When next he was allowed to regain his feet, he was helplessly bound and being marched away to prison, together with Carlos Moranza, who was in the same unhappy plight. Even then the spirit of the young American was unsubdued; and, in defiance of his enemies, he raised a cry on gaining the street that he felt certain was as good Spanish as it was English.
"Cock-a-doodle-doo!" he shouted, with all the breath left in him.
"Silencio, Gringo!" growled the nearest soldier, at the same time striking his prisoner full in the mouth with the flat of his hand.
For a wonder, Carl Baldwin retained sufficient wisdom to accept the blow without a word, though, had he known the full value of his outcry, he might have been tempted to repeat it.
A crowd had already gathered in front of the café, and from it instantly arose answering shouts, in tones indicating both derision and amazement, of "El gallo! El canto del gallo!"
Carlos Moranza wondered how his friend had obtained a knowledge of the Junta's defiant password for the current month, since even to him it had only been revealed under promise of a strict secrecy that he had not broken. He had used it but once, and then the whispered "Canto del gallo" had instantly admitted him to the presence of the Junta's agent in Key West. No matter, though, how Carl had discovered it, he was justified in using it under the circumstances, for it might raise friends to their assistance, if, indeed, there were any within hearing who understood its hidden meaning. Thus thinking, the young Cuban also uplifted his voice in a ringing "Canto del gallo."
At sound of this second note of defiance, the Spanish spy, with a malediction upon the gallipollo, sprang towards the lad, but, ere he could strike a blow, some one in the crowd hurled a paving-stone that stretched him senseless on the ground. As though this were a signal, the mob, led by a tall man in the dress of a carboncro or charcoal-burner, rushed upon the slender file of soldiers, and swept it irresistibly before them.
A few moments of pandemonium—shots, yells, screams of pain, cries of exultation, a crash of flying missiles, the ominous clatter of a cavalry patrol galloping down the street, and then all was over. The mob melted away like a puff of smoke, leaving only a few innocent and inoffensive citizens to be cut down by the sabres of the troopers. The prisoners who had caused the outbreak had also disappeared, and when the Spanish spy, slowly regaining his senses, became aware of this fact, he gnashed his teeth with rage.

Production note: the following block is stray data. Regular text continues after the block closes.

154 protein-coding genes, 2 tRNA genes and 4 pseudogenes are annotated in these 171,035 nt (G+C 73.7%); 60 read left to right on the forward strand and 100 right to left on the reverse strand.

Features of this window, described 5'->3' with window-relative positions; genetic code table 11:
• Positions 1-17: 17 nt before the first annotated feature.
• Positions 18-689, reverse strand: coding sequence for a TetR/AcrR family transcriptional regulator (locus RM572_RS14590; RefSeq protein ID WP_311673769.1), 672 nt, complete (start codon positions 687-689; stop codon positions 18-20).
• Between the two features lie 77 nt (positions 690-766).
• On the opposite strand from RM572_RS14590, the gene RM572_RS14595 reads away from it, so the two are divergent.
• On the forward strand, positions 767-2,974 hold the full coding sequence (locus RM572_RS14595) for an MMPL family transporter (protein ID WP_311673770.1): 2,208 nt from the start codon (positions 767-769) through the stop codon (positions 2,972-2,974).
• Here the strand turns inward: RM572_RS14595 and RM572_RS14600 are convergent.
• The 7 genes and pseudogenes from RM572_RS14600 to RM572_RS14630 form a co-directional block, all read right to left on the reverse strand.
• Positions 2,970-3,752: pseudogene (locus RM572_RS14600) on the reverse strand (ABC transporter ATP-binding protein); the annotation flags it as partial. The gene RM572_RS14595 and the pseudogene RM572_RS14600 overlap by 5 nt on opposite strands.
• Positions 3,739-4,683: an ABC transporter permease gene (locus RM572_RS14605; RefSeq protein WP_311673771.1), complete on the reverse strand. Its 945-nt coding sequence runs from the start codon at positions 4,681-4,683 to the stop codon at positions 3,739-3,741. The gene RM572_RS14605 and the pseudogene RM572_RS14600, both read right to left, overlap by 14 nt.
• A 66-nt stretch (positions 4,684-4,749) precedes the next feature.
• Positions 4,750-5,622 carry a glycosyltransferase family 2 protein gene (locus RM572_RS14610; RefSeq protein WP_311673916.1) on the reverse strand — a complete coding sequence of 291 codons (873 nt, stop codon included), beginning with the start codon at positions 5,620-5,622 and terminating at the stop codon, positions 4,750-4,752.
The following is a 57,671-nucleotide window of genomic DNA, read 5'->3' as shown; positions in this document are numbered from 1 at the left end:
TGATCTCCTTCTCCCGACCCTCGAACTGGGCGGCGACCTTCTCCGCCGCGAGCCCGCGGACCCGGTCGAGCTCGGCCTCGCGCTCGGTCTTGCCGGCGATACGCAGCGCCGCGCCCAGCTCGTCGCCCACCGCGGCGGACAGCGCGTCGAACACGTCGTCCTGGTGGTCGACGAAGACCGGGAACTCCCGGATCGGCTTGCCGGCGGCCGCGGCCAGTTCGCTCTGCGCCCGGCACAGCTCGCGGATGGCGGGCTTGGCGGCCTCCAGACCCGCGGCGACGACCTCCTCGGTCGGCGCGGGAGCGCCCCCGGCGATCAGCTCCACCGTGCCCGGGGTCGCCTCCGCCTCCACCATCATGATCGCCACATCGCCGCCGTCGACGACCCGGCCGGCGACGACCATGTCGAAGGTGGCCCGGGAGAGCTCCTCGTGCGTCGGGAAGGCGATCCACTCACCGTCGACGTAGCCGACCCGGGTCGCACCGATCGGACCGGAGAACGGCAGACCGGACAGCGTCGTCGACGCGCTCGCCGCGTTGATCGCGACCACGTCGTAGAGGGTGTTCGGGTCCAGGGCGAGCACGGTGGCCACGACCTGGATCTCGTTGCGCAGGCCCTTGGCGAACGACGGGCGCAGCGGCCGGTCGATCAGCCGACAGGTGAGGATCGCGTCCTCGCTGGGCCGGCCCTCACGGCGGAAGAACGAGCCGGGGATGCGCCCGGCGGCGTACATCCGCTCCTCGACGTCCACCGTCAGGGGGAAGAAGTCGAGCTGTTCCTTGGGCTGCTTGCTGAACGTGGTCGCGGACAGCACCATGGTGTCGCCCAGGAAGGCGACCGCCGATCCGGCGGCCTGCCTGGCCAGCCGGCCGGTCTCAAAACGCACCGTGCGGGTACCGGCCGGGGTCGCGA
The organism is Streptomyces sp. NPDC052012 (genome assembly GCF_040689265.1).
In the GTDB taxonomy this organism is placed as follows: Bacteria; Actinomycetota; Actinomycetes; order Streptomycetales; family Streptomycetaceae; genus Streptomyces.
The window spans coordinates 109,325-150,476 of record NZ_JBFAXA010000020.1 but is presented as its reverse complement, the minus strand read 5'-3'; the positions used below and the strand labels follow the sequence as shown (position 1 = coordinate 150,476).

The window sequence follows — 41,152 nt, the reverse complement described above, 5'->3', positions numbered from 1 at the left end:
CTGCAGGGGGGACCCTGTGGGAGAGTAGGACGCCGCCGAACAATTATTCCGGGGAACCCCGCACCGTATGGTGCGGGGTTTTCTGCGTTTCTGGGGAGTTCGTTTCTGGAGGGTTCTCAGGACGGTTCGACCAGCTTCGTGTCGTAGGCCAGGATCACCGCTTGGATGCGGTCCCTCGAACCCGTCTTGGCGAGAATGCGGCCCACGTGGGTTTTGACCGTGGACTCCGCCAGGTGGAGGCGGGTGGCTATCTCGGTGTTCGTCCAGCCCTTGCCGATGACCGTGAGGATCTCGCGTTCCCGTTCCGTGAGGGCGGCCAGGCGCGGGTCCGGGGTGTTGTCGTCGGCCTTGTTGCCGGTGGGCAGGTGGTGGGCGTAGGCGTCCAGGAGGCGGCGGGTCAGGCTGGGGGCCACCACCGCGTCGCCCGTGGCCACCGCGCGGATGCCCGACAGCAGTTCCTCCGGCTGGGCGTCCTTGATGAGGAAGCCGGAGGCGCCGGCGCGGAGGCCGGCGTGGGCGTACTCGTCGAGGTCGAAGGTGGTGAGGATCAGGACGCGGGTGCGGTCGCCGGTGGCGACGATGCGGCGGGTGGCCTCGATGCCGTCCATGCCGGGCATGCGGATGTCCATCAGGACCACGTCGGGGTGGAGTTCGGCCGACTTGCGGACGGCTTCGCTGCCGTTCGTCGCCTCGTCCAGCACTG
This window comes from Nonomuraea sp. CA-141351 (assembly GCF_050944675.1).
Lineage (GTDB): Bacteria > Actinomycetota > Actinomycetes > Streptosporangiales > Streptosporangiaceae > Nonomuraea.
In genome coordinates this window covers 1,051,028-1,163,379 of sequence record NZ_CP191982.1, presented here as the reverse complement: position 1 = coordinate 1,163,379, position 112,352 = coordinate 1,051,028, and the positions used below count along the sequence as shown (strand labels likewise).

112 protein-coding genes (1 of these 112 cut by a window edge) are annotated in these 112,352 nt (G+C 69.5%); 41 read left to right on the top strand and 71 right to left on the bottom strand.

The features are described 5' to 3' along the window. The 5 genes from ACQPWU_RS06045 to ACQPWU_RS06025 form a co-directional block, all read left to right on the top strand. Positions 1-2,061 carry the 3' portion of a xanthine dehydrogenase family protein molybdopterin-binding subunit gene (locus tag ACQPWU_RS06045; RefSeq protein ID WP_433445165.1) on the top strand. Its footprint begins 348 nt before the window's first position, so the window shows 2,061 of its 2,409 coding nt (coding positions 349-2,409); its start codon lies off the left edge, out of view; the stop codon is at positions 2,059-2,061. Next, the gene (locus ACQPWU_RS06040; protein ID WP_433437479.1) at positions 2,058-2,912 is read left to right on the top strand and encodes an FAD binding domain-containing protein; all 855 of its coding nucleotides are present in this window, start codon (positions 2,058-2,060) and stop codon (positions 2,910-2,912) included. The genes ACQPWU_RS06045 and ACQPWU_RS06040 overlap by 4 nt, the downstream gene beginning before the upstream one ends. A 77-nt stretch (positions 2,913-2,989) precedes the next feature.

Our lads were in the meantime dragged at top speed through a labyrinth of narrow streets and dark alleys, until, breathless and bewildered, they finally found themselves in a dimly-lighted room, surrounded by a group of those who had effected their release. One of these severed the cords binding their arms with two blows of a dirk-like machete, and said in reassuring tones—
"Fear nothing, señors; you are with friends, sworn to aid all who suffer in the cause of Cuba. Tell us, then, who you are, whence you come, and how it happens that you possess the most secret password of the Junta."
"I," replied the young Cuban boldly, for to him alone of the two was this address intelligible, "am Carlos Moranza, son of——"
Here the lad was interrupted by a great cry from one of his auditors, and in another instant he was folded in a close embrace by the carbonecro who had led the mob to the rescue.
"Carlos, my son! my own brave boy! do you not know your father?" cried the man, half-sobbing, half-laughing in the excitement of his discovery.
"Father! my father! can it be?" screamed Carlos, staring wildly at the man. "It is indeed his voice; but without hearing it I should never have known him. But, father, they told me you were shot, and I have mourned you as dead."
"I was indeed captured and condemned to be shot, but managed to escape," replied General Moranza. "And I should have joined you in the land of freedom ere this, but for Catina."
"What of her?" inquired the young Cuban eagerly. "Is she still alive and well? I heard that she was a prisoner, condemned to Africa, and am here to effect her release, if it be not too late."
"The child is indeed an inmate of the vile Jacoba, and sentenced to transportation in a ship that will sail on the morrow," replied the General. "This I learned but an hour since from Don Estevan."
"Now I know," interrupted Carlos. It was also he who gave me warning in the café."
"'Twas to meet him, who is a true friend of the cause," continued the other, "that I lingered near the Pasaje, and so was on hand to rescue from Weyler's clutches those who appealed for aid with the password of the Junta."
"Yes," laughed Carlos, "the 'Canto del gallo' of my friend, who yet declares that he knew nothing of its secret value, did us a fine service; but of Catina, my father, what more have you to tell?"